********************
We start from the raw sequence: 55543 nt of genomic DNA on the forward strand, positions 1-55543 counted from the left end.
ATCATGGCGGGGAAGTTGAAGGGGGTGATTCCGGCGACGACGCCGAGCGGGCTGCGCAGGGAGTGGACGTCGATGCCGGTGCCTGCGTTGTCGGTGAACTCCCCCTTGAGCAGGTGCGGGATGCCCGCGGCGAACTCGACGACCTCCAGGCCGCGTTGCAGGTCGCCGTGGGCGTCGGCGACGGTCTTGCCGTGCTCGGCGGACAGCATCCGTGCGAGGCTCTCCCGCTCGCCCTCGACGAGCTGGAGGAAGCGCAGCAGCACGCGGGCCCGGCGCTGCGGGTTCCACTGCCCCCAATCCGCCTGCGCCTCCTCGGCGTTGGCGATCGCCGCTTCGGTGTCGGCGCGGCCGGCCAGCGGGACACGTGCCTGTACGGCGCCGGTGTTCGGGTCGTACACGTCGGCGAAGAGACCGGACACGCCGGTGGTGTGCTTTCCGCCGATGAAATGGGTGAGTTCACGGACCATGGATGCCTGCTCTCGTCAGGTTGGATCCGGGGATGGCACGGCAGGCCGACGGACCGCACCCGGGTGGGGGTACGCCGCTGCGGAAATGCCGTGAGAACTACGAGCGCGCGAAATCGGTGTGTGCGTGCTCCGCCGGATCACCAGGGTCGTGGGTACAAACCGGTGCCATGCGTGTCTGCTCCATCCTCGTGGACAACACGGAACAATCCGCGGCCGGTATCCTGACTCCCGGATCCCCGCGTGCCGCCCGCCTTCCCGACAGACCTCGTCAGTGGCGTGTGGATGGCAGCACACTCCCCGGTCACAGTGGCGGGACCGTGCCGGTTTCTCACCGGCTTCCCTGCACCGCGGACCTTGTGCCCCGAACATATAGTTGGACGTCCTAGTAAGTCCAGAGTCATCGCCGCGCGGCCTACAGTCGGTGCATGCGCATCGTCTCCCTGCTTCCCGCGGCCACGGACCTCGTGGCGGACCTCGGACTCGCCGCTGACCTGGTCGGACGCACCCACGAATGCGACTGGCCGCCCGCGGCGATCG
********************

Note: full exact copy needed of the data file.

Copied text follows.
We start from the raw sequence: 55543 nt of genomic DNA on the forward strand, positions 1-55543 counted from the left end.
ATCATGGCGGGGAAGTTGAAGGGGGTGATTCCGGCGACGACGCCGAGCGGGCTGCGCAGGGAGTGGACGTCGATGCCGGTGCCTGCGTTGTCGGTGAACTCCCCCTTGAGCAGGTGCGGGATGCCCGCGGCGAACTCGACGACCTCCAGGCCGCGTTGCAGGTCGCCGTGGGCGTCGGCGACGGTCTTGCCGTGCTCGGCGGACAGCATCCGTGCGAGGCTCTCCCGCTCGCCCTCGACGAGCTGGAGGAAGCGCAGCAGCACGCGGGCCCGGCGCTGCGGGTTCCACTGCCCCCAATCCGCCTGCGCCTCCTCGGCGTTGGCGATCGCCGCTTCGGTGTCGGCGCGGCCGGCCAGCGGGACACGTGCCTGTACGGCGCCGGTGTTCGGGTCGTACACGTCGGCGAAGAGACCGGACACGCCGGTGGTGTGCTTTCCGCCGATGAAATGGGTGAGTTCACGGACCATGGATGCCTGCTCTCGTCAGGTTGGATCCGGGGATGGCACGGCAGGCCGACGGACCGCACCCGGGTGGGGGTACGCCGCTGCGGAAATGCCGTGAGAACTACGAGCGCGCGAAATCGGTGTGTGCGTGCTCCGCCGGATCACCAGGGTCGTGGGTACAAACCGGTGCCATGCGTGTCTGCTCCATCCTCGTGGACAACACGGAACAATCCGCGGCCGGTATCCTGACTCCCGGATCCCCGCGTGCCGCCCGCCTTCCCGACAGACCTCGTCAGTGGCGTGTGGATGGCAGCACACTCCCCGGTCACAGTGGCGGGACCGTGCCGGTTTCTCACCGGCTTCCCTGCACCGCGGACCTTGTGCCCCGAACATATAGTTGGACGTCCTAGTAAGTCCAGAGTCATCGCCGCGCGGCCTACAGTCGGTGCATGCGCATCGTCTCCCTGCTTCCCGCGGCCACGGACCTCGTGGCGGACCTCGGACTCGCCGCTGACCTGGTCGGACGCACCCACGAATGCGACTGGCCGCCCGCGGCGATCG